Academic journal article American Studies

NORTHERNERS AT WAR: Reflections on the Civil War Home Front

Academic journal article American Studies

NORTHERNERS AT WAR: Reflections on the Civil War Home Front

Article excerpt

NORTHERNERS AT WAR: Reflections on the Civil War Home Front. By J. Matthew Gallman. Kent, OH: Kent State University Press. 2010.

In this intelligent and instructive collection, distinguished Civil War historian J. Matthew Gallman brings together eleven previously published essays, from 1988 to 2009, that simultaneously provide an autobiographical journey of Gallman's development as a historian and a layered argument on the limits of the war in effecting significant social, economic, or political change in the North. In his introduction and in the headnotes to each chapter, Gallman charts his own reason for taking up each subject and places his work in the historiography of the northern home front, a field that he concludes still invites further inquiry to match the rich literature on the war in the South.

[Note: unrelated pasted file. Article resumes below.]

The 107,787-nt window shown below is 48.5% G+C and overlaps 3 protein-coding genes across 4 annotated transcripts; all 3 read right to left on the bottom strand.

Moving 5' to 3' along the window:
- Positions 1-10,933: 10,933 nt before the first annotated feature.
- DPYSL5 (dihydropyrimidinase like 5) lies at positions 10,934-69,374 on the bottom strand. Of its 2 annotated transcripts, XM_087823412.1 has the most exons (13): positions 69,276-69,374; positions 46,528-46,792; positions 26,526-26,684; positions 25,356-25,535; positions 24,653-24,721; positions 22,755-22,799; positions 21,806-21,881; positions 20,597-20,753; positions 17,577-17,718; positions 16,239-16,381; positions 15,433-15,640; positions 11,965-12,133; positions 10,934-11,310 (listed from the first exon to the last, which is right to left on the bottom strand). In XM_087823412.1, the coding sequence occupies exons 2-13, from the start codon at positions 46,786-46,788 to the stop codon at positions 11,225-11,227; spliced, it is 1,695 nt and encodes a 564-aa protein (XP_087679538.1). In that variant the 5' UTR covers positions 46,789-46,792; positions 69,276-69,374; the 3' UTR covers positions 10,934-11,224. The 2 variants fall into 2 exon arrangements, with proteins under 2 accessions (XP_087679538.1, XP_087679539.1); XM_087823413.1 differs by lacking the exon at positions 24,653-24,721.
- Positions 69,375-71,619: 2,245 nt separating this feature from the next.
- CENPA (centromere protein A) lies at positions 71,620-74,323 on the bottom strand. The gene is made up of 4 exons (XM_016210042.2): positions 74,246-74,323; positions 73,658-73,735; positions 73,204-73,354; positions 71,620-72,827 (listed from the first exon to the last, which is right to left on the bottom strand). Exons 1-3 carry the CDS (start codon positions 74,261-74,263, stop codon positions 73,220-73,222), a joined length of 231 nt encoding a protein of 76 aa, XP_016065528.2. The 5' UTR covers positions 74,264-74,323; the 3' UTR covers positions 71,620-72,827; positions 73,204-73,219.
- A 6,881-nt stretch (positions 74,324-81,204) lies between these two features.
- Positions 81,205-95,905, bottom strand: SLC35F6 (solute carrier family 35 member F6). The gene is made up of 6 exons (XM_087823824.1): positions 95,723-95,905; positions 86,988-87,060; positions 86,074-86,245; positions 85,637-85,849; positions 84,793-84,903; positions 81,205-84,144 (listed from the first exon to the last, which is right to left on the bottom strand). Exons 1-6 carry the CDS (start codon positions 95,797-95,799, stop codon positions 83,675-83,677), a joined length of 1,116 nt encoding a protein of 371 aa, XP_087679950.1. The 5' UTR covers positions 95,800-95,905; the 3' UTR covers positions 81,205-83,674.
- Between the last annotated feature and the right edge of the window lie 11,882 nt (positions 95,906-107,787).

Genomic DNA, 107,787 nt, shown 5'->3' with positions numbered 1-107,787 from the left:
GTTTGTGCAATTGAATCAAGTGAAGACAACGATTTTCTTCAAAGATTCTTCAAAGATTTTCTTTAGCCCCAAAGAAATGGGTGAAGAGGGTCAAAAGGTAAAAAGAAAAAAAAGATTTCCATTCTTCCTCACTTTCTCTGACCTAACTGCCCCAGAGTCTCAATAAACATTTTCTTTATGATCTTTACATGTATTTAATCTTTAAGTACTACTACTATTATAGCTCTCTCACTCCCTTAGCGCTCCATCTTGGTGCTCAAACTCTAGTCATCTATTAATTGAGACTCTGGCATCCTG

Much of Gallman's focus is on Philadelphia. The chapters complement each other nicely, as Gallman essays such subjects as the Great Central Fair in Philadelphia, peace and disorder (really the lack thereof) in wartime Philadelphia, entrepreneurship in the city, the doings of antislavery, Republican, and women's rights orator Anna Dickinson, the effects of the battle of Gettysburg on the townspeople there, and more broadly the character and dynamics of the Civil War economy, urban history and the war, and the uses of memory. A concluding chapter on black soldiers and the battle of Olustee in Florida does not so neatly fit the pattern, though it makes reference to black Philadelphians' efforts to enlist and stand as men in battle. Throughout Gallman measures the extent of wartime change, as, for example, in the ways Philadelphia mobilized for war in forming soldiers' aid societies, setting up hospitals, and getting contracts for all manner of manufacturing to supply the army, to name several examples. What Gallman finds is that such activity drew upon already established habits of voluntarism, charity work, and production for a rapid adjustment to wartime demands and opportunities. The war enlarged the scale of such operations but did not fundamentally alter the structure of reform or industry. And the establishment of a "modern" police force and more effective government before the war kept the city from exploding in riot due to ethnic and racial tensions and conscription, as occurred elsewhere. …

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